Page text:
Matthew Petersen, one of President Trump’s recent judicial nominees, admittedly had never tried a case in court, although he has had extensive legal experience that matches or exceeds that of past nominees confirmed to federal circuit courts. And the American Bar Association gave him a unanimous qualified rating.

In 2013, President Barack Obama nominated Kentanji Jackson to the District of Columbia court, although she had rarely argued a case in a courtroom. She was later confirmed.

In June 1999, President Bill Clinton nominated Elena Kagan to the U.S. Court of Appeals for the District of Columbia, although she had never argued a case before any court. That nomination was not heard.

And, in January 2013, President Obama appointed Kagan to be solicitor general of the United States to argue cases before the Supreme Court of the United States, although, by then, she had only scant experience as a trial lawyer. She was later nominated and confirmed as an associate justice of the SCOTUS, where she now serves.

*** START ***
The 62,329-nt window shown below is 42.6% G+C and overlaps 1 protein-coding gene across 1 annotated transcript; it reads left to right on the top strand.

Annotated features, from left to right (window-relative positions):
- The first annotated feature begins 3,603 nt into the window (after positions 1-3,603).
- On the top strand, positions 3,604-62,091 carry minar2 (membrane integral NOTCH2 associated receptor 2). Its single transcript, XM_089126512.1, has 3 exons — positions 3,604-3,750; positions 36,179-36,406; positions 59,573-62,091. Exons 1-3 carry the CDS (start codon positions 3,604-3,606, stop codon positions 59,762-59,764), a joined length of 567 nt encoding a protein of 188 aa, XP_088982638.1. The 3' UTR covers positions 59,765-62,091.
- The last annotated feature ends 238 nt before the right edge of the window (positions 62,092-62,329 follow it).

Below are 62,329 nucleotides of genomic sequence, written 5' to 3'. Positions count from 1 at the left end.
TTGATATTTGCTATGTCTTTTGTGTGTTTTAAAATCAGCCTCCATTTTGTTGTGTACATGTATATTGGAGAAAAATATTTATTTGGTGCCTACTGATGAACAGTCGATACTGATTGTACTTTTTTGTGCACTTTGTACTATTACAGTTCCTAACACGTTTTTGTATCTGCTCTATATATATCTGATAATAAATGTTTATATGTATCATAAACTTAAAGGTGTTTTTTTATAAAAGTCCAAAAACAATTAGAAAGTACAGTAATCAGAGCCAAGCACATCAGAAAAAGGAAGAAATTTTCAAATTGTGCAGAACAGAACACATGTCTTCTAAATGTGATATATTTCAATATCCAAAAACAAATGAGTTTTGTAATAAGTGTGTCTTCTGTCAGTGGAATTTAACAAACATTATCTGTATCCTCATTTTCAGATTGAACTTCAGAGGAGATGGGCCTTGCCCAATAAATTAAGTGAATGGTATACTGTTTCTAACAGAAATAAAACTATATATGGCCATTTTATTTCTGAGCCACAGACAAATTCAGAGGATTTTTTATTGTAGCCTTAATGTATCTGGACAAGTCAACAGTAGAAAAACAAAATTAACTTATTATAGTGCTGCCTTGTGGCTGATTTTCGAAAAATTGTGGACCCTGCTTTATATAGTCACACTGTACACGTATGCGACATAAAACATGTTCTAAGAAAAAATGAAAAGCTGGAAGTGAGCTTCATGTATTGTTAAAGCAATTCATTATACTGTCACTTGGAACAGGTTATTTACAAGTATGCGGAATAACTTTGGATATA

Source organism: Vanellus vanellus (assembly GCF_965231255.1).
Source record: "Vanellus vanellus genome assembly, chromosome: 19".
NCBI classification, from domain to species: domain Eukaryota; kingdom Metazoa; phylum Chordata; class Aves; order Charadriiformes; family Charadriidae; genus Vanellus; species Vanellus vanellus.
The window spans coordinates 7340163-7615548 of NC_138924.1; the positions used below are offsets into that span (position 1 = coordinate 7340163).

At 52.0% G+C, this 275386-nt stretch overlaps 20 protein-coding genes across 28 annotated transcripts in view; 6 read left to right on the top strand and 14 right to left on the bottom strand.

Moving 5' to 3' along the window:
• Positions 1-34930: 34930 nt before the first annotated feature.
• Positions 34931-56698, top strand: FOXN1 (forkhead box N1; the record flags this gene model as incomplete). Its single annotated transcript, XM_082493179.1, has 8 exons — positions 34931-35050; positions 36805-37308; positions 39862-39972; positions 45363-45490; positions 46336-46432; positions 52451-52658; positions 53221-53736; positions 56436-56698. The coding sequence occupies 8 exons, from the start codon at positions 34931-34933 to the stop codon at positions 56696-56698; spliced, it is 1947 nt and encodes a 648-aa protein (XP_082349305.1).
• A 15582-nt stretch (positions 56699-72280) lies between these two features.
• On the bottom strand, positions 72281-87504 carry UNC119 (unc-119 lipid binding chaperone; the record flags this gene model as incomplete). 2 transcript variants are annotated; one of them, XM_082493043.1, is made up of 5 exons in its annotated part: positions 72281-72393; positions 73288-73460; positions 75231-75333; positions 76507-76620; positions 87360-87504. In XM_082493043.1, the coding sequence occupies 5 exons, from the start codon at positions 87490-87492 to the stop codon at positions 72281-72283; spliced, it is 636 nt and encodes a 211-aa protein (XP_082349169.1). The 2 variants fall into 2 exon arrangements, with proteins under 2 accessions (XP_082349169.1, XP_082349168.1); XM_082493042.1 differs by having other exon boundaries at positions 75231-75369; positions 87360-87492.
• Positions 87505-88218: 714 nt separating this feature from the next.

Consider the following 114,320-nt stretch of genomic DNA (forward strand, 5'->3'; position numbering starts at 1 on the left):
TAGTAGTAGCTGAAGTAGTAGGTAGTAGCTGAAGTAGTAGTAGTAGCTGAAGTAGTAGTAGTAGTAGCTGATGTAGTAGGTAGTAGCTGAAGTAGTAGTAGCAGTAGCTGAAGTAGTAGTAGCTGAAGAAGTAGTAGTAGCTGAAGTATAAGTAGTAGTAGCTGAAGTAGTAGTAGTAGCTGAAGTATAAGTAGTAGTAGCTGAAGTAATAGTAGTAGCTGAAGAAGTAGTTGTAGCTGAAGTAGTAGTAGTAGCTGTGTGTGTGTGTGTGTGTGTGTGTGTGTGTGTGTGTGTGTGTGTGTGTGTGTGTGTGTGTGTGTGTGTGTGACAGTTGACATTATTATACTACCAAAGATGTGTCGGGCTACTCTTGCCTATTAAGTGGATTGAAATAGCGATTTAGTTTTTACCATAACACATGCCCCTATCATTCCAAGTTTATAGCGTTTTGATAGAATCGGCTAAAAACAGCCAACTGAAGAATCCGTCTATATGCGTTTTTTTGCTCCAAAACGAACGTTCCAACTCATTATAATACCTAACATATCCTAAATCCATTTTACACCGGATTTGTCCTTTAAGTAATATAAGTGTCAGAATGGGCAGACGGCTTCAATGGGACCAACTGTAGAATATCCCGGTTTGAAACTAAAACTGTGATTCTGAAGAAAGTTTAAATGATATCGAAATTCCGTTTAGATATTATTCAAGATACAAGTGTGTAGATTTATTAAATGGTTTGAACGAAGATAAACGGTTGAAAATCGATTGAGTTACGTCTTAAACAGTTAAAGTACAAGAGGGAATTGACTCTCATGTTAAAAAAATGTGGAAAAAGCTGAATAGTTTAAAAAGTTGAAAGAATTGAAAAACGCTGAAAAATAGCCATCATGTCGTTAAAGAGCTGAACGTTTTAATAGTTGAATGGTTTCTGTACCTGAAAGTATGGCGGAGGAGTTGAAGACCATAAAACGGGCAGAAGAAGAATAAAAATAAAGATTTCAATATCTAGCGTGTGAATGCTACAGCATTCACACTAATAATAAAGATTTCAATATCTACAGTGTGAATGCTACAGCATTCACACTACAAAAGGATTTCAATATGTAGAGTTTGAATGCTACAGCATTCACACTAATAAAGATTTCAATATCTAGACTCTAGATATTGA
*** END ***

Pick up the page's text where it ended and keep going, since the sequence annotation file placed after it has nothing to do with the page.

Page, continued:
It is rarely mentioned that in 1973, Hillary Clinton, shortly after she was awarded the degree of doctor of jurisprudence by Yale University, took the District of Columbia bar exam with 817 other applicants, but was not among the 551 who passed it. She did pass the Arkansas bar exam.

Matthew Petersen is not the first, and probably not the last, nominee to the federal bench never to have tried a case to verdict in a court of law, even though a Democrat senator from Rhode Island, Sheldon Whitehouse, took great delight in lampooning Petersen’s lack of trial experience for maximum political entertainment.

Walter J. Eno